Social shares further enhance the speed of your growth on platforms like Twitter and Facebook while also adding social proof and authority to your content.
3. Generating links
While marketers are divided on whether or not social proof contributes to organic search rank, and Google has stated that social activity around content is not a ranking factor, shared content and guest blogging can improve your link profile and thus – your search rank.
Aside from the links you’ll often get within the original guest post – either within the content itself or in an author box – there are other link opportunities as well.
Those who share your content may decide to curate it to their own audience via blogs and content networks. If some or all of the content is reposted, with links left in place, this can generate additional links back to your website.
I know I mentioned earlier that Google frowns on link building schemes that involve guest posting, but don’t get that confused with natural, organic links.
A good, quality post doesn’t just link back to an author via targeted anchor text. It also includes other external links to authoritative sites as a means to cite sources, reference data points and support the information contained within.
If your content has a natural variety of internal and external links, and others are linking back to your article (and/or to you) then you don’t have to sweat it.
Google’s search algorithm is capable of determining what is and is not spammy link schemes. Just avoid linking the same anchor text repeatedly for links that point back to you.
One of the best ways successful content marketers generate backlinks is through the use of infographics. Other sites who post infographics typically link back to the original source organically, greatly expanding their link profile within their industry.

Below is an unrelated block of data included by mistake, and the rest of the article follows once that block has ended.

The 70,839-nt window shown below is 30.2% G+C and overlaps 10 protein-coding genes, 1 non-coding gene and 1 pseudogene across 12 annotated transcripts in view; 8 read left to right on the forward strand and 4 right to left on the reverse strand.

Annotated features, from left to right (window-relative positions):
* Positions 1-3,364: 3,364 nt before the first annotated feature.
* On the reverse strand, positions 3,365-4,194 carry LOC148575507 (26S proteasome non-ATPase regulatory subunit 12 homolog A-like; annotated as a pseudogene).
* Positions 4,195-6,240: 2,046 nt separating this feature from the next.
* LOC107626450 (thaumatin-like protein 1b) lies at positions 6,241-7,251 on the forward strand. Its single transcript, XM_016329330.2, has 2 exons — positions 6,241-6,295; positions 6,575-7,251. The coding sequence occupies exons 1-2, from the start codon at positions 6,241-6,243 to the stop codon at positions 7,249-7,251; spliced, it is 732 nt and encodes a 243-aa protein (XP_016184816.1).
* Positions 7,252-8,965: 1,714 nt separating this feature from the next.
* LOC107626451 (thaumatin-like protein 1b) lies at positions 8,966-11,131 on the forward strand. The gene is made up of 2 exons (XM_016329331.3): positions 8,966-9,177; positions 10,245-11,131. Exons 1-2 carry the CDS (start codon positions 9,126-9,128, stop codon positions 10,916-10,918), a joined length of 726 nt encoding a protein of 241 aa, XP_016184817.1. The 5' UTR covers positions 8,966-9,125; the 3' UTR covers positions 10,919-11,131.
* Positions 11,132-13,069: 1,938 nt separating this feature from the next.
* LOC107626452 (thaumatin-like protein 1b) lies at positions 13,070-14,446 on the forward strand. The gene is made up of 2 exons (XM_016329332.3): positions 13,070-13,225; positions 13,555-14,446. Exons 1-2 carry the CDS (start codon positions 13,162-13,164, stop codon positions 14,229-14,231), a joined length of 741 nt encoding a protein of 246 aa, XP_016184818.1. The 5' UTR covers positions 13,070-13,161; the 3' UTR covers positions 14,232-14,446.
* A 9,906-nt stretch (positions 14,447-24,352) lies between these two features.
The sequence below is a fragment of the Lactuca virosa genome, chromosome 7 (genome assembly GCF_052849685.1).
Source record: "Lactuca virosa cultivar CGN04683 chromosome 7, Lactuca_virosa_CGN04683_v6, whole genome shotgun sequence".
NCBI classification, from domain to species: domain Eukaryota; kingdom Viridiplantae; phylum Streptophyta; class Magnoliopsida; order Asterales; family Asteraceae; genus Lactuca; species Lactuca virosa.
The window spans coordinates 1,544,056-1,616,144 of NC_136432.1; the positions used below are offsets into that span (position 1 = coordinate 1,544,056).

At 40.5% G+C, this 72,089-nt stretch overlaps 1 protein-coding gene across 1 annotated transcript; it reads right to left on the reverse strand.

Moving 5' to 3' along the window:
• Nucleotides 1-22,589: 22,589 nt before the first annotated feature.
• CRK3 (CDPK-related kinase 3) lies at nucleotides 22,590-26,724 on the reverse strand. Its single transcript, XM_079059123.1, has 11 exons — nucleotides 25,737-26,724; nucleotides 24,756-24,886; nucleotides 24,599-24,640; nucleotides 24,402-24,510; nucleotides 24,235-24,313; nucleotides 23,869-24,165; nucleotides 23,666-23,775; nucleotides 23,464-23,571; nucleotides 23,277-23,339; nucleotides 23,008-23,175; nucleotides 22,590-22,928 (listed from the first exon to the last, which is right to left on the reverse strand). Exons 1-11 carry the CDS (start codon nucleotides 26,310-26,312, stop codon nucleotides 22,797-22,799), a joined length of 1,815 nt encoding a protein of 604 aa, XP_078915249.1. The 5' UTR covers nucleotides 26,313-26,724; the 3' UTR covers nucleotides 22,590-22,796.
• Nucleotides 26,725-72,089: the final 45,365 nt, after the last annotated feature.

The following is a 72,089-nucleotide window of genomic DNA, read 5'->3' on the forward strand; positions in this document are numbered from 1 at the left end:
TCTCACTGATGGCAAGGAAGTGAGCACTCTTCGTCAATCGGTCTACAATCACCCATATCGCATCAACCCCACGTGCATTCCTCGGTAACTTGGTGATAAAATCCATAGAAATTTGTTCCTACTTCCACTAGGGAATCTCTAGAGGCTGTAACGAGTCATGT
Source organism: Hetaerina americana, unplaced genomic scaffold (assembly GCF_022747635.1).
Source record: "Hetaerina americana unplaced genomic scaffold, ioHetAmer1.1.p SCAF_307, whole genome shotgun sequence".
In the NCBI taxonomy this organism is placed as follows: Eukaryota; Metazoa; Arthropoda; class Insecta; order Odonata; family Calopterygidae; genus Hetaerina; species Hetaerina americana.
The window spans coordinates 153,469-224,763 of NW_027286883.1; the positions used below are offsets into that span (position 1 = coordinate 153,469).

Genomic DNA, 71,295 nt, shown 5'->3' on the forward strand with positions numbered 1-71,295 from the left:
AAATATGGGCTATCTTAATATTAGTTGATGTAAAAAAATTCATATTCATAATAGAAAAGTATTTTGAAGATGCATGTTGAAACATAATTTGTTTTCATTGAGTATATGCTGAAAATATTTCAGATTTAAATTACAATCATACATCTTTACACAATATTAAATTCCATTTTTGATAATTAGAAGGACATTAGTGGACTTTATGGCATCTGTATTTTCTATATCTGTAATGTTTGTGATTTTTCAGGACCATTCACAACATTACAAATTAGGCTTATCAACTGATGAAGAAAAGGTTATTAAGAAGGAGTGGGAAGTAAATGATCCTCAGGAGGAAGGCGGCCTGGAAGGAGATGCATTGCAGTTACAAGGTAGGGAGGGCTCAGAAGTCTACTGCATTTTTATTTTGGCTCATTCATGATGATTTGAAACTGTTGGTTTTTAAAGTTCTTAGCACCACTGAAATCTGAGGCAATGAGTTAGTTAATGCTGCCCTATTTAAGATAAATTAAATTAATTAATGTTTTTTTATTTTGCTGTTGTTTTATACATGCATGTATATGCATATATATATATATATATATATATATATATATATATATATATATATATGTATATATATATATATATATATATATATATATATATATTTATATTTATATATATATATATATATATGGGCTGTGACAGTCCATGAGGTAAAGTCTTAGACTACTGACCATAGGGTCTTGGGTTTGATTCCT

4. Credibility boost
Guest blogging and content marketing in general is typically done to establish thought leadership and drive traffic for the purpose of opt-ins or selling a product/service. However, it can be hard to sell someone if you’re not a credible source.
For those who rely on the information they share as the product, credibility is even more important. Without credibility your audience has no reason to read and follow your actionable insights.
They want content from a reliable, trustworthy, and interesting source.
Guest blogging provides a positive association with your brand, as the audience sees you aligned with an information source they already know and trust. That builds credibility.
Having content published in authoritative sites like Huffington Post, Entrepreneur, Inc, or even smaller content networks makes you appear to be far more credible and trustworthy than someone who has no reach outside of their own blog.
Getting content accepted in top industry sites takes time, so starting with smaller industry blogs is a smart way to grow your portfolio and helps to gradually build your credibility as a thought leader.
With that credibility boost you may begin to see other guest blogging opportunities.
When others see that you share content elsewhere they may invite you to contribute content for their own audience.
Imagine the benefit of never having to chase guest post opportunities and instead finding offers and invites waiting for you in your email.
Create a Strategy for your Guest Blogging
The act of creating content, sharing it, and promoting is something every marketer should be doing but not without a strategy in place.
A content marketing strategy doesn’t just lay out your plan of action; it defines a number of items including:
- Your goals (driving traffic to a landing page, improving social reach, getting more subscribers, etc.)
- The topics you want to cover
- Who you’re producing content for (your target audience)